Cynthia, of course. Cassandra Campbell's beautiful and fluid narration is the only reason I'm not returning this audiobook to get my money back. I was disappointed in the story at the very end, but I adored listening to Cassandra reading.
I can see it happening, but that doesn't mean that it should.
I really wanted to write about this book on social media. There were so many things about it that I found inspiring and thought-provoking, but the ending was just too disappointing for me to want to recommend it to others. There were also several points in the book that dragged quite a bit, but I was really interested in the story, so I kept at it. Very sad.
This book has some memorable moments. I found the ending to be terrible, unpredictable but not worth reading. I skipped through a lot because the pacing of the book was at a snails pace.
It takes this story a looooong time to get off the ground. It needs a more vertical takeoff. That being said it was an excellent story once it got going. I actually think it ended too soon - just when it got REALLY good; a twist that made me want it to not end. I think the author has a great concept going. Perhaps a sequel is in order! If so I would encourage him to move the plot along a little faster. I also really liked the spiritual philosophical and religious musings sprinkled throughout the book. Very thought-provoking and added to my enjoyment of the story. Truly, the only thing that keeps me from giving it 4.5 stars is how long the story takes to get going.
The performance kept the "sappiness" at a tolerable level and the narrator's voice was sincere. The subject is definitely a hard sell and I was surprised and pleased to find I enjoyed the book...if the ending was disappointing...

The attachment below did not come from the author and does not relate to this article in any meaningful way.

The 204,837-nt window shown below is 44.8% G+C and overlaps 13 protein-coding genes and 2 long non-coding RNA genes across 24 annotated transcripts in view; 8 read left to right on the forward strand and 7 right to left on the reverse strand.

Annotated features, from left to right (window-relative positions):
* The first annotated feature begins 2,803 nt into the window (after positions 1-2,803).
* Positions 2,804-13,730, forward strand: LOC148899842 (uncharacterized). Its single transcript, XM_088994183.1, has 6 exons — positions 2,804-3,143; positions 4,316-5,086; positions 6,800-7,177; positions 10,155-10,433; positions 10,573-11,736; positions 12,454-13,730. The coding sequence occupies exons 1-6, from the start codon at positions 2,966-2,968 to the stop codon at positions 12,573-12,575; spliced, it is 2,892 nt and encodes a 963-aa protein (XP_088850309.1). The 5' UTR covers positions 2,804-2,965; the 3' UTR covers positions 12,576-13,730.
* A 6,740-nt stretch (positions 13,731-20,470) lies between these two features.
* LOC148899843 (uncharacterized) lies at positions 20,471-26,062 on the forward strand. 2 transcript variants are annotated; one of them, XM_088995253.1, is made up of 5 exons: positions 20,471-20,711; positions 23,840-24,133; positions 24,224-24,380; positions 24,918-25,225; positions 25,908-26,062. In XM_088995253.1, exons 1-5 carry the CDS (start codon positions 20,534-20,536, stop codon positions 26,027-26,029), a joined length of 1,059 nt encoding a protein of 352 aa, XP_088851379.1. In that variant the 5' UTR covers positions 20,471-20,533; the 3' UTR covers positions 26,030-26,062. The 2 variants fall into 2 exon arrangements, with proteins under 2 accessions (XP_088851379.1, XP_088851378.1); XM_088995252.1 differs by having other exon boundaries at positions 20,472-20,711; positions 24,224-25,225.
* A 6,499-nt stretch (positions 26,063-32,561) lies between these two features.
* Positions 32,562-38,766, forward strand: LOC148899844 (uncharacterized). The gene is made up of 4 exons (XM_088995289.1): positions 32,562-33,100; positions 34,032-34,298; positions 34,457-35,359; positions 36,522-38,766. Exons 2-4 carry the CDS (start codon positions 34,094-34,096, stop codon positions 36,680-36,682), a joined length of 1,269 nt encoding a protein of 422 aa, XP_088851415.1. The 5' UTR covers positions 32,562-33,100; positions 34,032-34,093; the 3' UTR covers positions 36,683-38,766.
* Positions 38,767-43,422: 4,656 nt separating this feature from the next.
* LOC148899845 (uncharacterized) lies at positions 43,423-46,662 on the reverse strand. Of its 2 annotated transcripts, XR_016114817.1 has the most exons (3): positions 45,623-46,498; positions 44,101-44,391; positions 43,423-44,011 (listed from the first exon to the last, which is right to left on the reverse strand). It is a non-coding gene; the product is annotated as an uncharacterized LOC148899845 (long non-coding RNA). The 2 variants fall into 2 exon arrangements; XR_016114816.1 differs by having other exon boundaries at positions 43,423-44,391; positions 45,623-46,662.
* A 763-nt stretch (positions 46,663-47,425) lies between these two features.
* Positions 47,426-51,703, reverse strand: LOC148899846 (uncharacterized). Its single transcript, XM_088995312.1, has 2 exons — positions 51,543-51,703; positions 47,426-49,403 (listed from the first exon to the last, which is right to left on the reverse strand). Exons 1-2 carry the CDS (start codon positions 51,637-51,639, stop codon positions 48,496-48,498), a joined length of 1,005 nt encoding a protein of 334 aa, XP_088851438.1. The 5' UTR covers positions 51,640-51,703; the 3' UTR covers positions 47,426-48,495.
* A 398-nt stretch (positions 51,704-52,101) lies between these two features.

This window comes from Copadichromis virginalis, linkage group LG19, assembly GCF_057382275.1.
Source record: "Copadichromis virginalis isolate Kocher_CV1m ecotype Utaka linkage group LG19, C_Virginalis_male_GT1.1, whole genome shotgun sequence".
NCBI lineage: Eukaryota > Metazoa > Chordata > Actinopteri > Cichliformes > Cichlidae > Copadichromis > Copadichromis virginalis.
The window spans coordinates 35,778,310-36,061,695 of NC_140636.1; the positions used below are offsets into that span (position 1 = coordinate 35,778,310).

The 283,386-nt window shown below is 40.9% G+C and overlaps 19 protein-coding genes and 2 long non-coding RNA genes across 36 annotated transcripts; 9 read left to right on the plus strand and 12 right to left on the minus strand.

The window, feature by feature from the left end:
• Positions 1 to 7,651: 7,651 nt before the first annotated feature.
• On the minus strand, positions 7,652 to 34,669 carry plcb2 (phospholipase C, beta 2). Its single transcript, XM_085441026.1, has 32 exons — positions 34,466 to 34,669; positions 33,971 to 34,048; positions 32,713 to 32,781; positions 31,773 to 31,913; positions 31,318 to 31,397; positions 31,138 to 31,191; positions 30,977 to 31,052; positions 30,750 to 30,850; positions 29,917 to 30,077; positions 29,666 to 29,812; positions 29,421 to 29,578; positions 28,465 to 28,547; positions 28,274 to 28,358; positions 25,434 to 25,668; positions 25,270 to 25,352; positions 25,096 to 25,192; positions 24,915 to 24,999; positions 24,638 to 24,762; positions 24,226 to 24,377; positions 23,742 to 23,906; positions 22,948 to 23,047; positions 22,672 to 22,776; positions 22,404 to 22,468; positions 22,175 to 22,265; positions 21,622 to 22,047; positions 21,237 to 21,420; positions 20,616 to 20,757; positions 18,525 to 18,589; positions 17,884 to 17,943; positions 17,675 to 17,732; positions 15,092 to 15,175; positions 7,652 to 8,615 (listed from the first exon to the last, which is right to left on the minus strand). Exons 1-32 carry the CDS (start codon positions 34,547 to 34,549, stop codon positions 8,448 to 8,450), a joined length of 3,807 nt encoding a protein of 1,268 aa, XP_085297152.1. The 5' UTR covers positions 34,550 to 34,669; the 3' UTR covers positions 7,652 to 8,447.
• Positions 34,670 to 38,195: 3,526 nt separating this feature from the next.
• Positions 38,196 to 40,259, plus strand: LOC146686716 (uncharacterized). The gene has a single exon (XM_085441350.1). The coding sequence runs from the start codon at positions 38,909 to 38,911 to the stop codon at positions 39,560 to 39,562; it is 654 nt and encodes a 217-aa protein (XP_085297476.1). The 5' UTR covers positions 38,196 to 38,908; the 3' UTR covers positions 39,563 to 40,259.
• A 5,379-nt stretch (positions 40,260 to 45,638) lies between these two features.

Avid book lover and listener. Nuff said for this purpose.
As a faltering Catholic who stubbornly clings to faith but not religion I understood this book on many levels. The struggle within the church and its clergy, the struggle of its members , split in to so many fragments of acceptance, denial, confusion, and clarity of purpose.
The book touches on all of this. I wish it were non-fiction maybe but only maybe, with a different ending. But if wishes were fishes....
Still if you are a person who despite scientific and philosophical ambiguity, perhaps like myself a scientist as well who has travelled the gambit of absolute certainty in God as creator to God as divine presence not knowing how to reconcile your many doubts in it all, you will totally understand the book and like I, wish there was another that would continue to espouse and define all the aforementioned feelings. If you are just a person pursuing your faith, leaving your faith behind but thought hey, what the heck I think I'll just read this book, then my advice is to go ahead. You may not find all if any answers but you will be able to relate.
I might even do something I almost never do, and listen to if not all, parts of it again.
The performer was not bad, but the audio wasn't the best I've heard...my biggest complaint and why it's getting 4 not 5 stars.